The New York Times: Layabouts Behind a Wedding Lens in ‘Sundowners’ [Review]
By Andy Webster
December 14, 2017
A familiar comedy subgenre — that of hapless protagonists having misadventures at a wedding gathering at an exotic resort (see: “Forgetting Sarah Marshall” and “Mike and Dave Need Wedding Dates”) — is given a low-key workout in “Sundowners,” a Canadian indie seeking to subvert expectations but offering only drollery in their place.
The feckless heroes here are Alex (the stand-up comedian Phil Hanley), a wedding videographer, and his buddy Justin (Luke Lalonde, the frontman for the Canadian band Born Ruffians, in an assured film debut), a telephone-sales rep living with his grandmother. When Alex’s boss (an entertainingly smarmy Tim Heidecker) assigns him to a ceremony at a seaside Mexican vacation spot, Alex recruits Justin to assist, despite Justin’s complete inexperience. And off they go, first to the wrong resort, and then to an assortment of colorful characters, including a nervous groom (Nick Flanagan) facing a financial meltdown; the bride’s erratic father (David John Phillips); a best man (Nick Thorburn) who covets the bride; and the bride’s randy sister (the comedian Jackie Pirico), all skillfully portrayed.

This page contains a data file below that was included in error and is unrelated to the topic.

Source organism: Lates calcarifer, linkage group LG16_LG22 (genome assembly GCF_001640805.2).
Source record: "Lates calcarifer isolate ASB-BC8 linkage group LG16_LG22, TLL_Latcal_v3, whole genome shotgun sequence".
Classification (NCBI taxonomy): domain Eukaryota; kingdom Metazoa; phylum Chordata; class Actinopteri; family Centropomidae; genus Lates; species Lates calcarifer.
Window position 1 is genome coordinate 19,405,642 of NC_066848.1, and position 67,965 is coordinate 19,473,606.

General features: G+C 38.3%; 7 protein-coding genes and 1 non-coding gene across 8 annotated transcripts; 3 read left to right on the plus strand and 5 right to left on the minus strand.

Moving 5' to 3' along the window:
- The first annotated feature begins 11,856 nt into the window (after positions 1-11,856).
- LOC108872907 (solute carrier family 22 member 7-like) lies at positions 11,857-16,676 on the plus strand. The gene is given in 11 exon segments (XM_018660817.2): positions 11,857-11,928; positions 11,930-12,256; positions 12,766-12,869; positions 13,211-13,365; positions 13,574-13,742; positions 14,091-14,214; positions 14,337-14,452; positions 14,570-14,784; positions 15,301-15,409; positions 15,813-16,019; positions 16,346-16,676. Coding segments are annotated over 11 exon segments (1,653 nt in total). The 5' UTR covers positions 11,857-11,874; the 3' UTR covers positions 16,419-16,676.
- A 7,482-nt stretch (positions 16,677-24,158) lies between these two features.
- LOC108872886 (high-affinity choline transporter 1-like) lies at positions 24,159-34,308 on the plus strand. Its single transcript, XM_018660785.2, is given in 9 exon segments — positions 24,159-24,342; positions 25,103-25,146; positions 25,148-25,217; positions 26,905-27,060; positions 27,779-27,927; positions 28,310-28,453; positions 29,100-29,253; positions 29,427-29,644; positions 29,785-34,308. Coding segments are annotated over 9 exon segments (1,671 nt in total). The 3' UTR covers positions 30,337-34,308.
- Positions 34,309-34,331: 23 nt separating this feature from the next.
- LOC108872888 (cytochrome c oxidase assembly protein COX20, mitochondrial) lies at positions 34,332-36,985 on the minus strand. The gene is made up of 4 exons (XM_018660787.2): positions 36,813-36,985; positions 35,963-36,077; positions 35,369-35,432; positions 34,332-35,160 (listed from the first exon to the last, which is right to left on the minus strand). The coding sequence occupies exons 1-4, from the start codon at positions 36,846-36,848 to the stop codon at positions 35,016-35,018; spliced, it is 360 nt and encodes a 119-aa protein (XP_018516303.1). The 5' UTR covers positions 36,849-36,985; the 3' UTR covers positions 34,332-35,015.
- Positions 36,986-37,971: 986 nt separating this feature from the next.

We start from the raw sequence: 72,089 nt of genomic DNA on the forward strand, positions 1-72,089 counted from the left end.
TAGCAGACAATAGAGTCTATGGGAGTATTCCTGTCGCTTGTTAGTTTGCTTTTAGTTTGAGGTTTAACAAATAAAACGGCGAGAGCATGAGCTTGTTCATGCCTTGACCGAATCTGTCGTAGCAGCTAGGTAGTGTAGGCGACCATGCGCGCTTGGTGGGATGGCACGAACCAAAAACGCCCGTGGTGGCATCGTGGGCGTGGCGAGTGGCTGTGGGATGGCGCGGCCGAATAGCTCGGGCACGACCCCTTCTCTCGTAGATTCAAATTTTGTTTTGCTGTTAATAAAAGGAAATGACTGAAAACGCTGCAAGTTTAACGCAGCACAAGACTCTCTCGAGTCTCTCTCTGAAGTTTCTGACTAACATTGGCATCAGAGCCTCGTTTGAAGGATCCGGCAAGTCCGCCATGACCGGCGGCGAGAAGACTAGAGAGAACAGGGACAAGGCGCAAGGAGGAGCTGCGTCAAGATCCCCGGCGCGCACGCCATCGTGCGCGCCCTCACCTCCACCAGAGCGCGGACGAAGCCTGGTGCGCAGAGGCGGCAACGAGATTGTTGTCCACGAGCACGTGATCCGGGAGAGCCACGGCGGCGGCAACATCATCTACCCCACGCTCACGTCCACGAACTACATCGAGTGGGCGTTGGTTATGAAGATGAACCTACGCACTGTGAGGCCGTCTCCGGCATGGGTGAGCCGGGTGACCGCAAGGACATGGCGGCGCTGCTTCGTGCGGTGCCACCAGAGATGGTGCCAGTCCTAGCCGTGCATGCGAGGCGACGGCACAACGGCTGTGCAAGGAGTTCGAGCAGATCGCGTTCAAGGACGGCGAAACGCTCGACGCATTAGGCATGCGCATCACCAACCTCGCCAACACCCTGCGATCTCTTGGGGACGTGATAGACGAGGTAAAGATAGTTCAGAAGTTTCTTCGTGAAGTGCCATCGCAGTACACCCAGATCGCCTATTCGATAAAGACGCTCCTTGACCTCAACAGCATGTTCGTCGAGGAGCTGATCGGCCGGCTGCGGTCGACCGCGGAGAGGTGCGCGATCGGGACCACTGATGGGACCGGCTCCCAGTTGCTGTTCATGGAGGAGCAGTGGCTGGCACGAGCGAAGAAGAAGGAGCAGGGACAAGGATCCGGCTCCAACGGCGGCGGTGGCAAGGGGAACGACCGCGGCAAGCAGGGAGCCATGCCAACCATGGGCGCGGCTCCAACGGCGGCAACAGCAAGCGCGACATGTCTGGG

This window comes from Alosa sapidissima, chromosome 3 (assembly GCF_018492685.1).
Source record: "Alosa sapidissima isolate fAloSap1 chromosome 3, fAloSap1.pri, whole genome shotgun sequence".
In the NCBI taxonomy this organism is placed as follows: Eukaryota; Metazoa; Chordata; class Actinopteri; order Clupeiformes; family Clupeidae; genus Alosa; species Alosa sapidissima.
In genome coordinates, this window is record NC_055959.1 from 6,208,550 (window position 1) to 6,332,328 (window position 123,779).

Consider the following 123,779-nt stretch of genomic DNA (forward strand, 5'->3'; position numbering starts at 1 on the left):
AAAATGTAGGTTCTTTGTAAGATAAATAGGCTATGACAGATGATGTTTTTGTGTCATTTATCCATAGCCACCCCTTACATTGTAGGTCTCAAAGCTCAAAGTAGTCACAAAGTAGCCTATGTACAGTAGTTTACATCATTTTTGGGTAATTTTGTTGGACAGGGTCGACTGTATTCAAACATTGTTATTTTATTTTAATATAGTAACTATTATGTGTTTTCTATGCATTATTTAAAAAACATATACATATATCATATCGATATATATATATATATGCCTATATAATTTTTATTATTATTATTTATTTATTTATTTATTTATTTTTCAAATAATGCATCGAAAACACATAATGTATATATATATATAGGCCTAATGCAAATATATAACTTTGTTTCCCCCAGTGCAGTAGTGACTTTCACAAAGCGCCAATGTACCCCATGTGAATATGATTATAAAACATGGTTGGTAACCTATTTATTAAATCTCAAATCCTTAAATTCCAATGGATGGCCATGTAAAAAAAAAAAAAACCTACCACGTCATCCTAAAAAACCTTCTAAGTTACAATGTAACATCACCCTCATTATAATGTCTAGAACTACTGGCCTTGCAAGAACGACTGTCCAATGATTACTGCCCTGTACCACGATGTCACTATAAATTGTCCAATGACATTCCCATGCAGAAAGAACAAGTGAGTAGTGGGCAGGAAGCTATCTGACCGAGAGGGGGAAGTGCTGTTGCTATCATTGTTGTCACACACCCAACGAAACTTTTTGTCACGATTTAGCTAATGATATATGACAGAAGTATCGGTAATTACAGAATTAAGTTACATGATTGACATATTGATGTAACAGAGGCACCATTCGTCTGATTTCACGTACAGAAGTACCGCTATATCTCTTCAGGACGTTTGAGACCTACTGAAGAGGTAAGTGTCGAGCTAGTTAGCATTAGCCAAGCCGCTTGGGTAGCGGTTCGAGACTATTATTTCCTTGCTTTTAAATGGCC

Pavan Moondi — the Toronto filmmaker who wrote, edited and directed “Sundowners” — is fond of setups without payoffs: an exchange between Justin and his ex-girlfriend (Leah Fay Goldstein) about her abortion is not followed up; the best man’s ambition to interrupt the vows is not acted upon; a suggestion from Justin that he and Alex ultimately remain in Mexico instead of returning to their unrewarding routine is shot down. Closure may be missing, but at least glimpses of promising Canadian performers are in abundant supply.
Source: The New York Times